The moment the tariff decision went into effect, our thought was to immediately find ways to bring system costs back in line with today’s expectations, even after accounting for this inflated module price. The Rocky Mountain Institute and 35 solar energy industry leaders apparently were way ahead of us, sending word about their commitment to develop an ultra-low-cost solar product able to operate in a variety of environments at fully installed costs as low as $0.50/Wp.
Participants at the Rocky Mountain Institute-hosted event, representing at least 15 gigawatts of solar capacity-equivalent to the capacity of 25 average-sized coal plants-identified an opportunity to reduce costs by $0.20/Wp in 2018 alone. Reducing costs at this scale would mitigate the effect of newly applied trade restrictions on solar components, keeping the solar energy industry on a maintained cost-reduction pathway.
The four-day workshop saw over 35 leading companies applying best practices in system design, supply chain, business model, finance, and market structures to the debate. Members identified a pathway to create a modular, pre-engineered and pre-assembled solar product of standardized design targeting a fully installed cost of ¢50/W and lower costs by as much as $0.20/Wp (dollars in watt peak) in 2018 alone, corresponding to about an 8%-percent reduction in the average national price of residential electricity.
Those participants include:
City of San Diego
Distributed Resource Ventures
Fir Tree Partners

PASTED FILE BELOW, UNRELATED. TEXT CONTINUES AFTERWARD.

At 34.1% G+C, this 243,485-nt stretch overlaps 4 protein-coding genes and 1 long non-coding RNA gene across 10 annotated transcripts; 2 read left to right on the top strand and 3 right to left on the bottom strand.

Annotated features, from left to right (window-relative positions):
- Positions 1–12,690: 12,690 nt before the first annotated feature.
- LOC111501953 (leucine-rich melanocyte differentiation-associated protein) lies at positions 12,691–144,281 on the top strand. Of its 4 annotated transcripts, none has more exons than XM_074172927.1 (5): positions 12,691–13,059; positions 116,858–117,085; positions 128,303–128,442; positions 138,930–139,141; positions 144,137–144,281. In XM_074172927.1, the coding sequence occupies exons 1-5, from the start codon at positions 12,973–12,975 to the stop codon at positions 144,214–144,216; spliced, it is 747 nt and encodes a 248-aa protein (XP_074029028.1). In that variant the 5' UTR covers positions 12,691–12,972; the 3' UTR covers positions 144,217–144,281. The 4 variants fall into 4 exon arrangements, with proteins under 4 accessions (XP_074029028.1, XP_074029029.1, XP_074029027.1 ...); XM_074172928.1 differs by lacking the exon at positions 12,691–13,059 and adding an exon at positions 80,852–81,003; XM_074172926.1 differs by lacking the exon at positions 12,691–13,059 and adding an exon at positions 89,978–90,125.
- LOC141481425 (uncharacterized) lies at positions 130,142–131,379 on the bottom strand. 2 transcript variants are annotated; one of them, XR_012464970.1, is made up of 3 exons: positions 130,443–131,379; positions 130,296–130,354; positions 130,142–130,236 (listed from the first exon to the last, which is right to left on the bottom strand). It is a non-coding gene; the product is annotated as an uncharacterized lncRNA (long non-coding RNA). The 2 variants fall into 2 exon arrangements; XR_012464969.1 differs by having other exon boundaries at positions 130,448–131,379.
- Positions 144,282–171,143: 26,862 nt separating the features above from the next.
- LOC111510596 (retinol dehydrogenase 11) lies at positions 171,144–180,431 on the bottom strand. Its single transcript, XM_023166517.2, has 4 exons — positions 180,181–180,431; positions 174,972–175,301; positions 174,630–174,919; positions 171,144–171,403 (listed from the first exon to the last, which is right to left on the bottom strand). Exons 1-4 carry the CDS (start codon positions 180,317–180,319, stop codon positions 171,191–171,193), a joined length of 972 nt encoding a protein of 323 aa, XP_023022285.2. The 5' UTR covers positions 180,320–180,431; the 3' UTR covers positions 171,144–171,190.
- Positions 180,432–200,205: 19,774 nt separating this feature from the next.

Sierra Club, Ready for 100
Solar Energy Industries Association
In the last five years, the solar industry has realized year-over-year growth rates of 21%, attracted more than $100 billion in investment, and now employs more than 260,000 people in the U.S. as one of its fastest-growing energy sectors. Yet for solar to reach its full potential as a foundational, carbon-free energy source in the U.S. and around the world, it must compete without subsidy in wholesale markets.
“In addition to the benefit of a step-change in cost reduction, a more standard offering would be particularly effective in opening up new market segments of smaller installations, where the cost of project-by-project customization has diminishing returns,” said Thomas Koch Blank, Principal, Rocky Mountain Institute
Community-scale solar (CSS), also referred to as distribution-scale solar-installations of 1-10 MWp, cited close to load and connected to the distribution grid rather than the transmission grid-is emerging as a “sweet spot” for the build-out of solar energy development. In addition to low-cost electricity, CSS provides distributed benefits such as avoided transmission costs, reduced peak energy charges, potentially avoided capital expenditure for grid upgrades, ancillary services, and increased resilience.
Increased pre-assembly is going to have the ability to create jobs in the manufacturing sector and supply chain sector. Being able to communicate this as an integrated product offering, assembled in the U.S., that messaging is going to be important. There’s not enough emphasis on solar jobs being transferable skills for those being impacted by coal plant shutdowns. Many of these jobs have transferable skills that people can slide into pretty easily.
“By taking a whole-systems approach that leverages standardization to enable preassembly and pre-engineering, the roadmap to delivering a low-cost, easy-to-understand product offering is clear. Furthermore, regional preassembly of solar equipment and components, which get trucked to local sites for efficient installation, creates new jobs and community investment,” said Jules Kortenhorst, CEO, Rocky Mountain Institute
— Solar Builder magazine